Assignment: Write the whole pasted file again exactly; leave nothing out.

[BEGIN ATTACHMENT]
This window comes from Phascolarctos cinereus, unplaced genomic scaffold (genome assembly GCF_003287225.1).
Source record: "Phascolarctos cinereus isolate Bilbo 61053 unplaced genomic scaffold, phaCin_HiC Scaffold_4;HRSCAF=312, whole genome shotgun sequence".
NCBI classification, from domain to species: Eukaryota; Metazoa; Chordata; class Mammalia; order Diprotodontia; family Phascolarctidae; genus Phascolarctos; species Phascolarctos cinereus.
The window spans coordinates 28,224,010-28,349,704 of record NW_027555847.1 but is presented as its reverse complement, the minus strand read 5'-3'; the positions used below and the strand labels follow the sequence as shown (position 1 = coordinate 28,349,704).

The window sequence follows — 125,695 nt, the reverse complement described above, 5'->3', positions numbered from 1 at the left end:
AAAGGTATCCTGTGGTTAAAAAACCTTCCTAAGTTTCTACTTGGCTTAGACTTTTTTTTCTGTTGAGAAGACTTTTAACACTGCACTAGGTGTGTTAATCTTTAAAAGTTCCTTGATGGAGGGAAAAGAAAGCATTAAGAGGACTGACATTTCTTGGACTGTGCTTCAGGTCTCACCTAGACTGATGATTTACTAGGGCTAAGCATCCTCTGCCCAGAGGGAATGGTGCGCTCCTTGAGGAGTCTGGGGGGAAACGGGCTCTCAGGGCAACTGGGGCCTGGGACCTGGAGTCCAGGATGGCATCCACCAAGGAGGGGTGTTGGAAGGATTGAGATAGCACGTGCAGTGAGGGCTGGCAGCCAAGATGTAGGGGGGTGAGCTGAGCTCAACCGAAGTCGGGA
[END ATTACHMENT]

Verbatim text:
This window comes from Phascolarctos cinereus, unplaced genomic scaffold (genome assembly GCF_003287225.1).
Source record: "Phascolarctos cinereus isolate Bilbo 61053 unplaced genomic scaffold, phaCin_HiC Scaffold_4;HRSCAF=312, whole genome shotgun sequence".
NCBI classification, from domain to species: Eukaryota; Metazoa; Chordata; class Mammalia; order Diprotodontia; family Phascolarctidae; genus Phascolarctos; species Phascolarctos cinereus.
The window spans coordinates 28,224,010-28,349,704 of record NW_027555847.1 but is presented as its reverse complement, the minus strand read 5'-3'; the positions used below and the strand labels follow the sequence as shown (position 1 = coordinate 28,349,704).

The window sequence follows — 125,695 nt, the reverse complement described above, 5'->3', positions numbered from 1 at the left end:
AAAGGTATCCTGTGGTTAAAAAACCTTCCTAAGTTTCTACTTGGCTTAGACTTTTTTTTCTGTTGAGAAGACTTTTAACACTGCACTAGGTGTGTTAATCTTTAAAAGTTCCTTGATGGAGGGAAAAGAAAGCATTAAGAGGACTGACATTTCTTGGACTGTGCTTCAGGTCTCACCTAGACTGATGATTTACTAGGGCTAAGCATCCTCTGCCCAGAGGGAATGGTGCGCTCCTTGAGGAGTCTGGGGGGAAACGGGCTCTCAGGGCAACTGGGGCCTGGGACCTGGAGTCCAGGATGGCATCCACCAAGGAGGGGTGTTGGAAGGATTGAGATAGCACGTGCAGTGAGGGCTGGCAGCCAAGATGTAGGGGGGTGAGCTGAGCTCAACCGAAGTCGGGA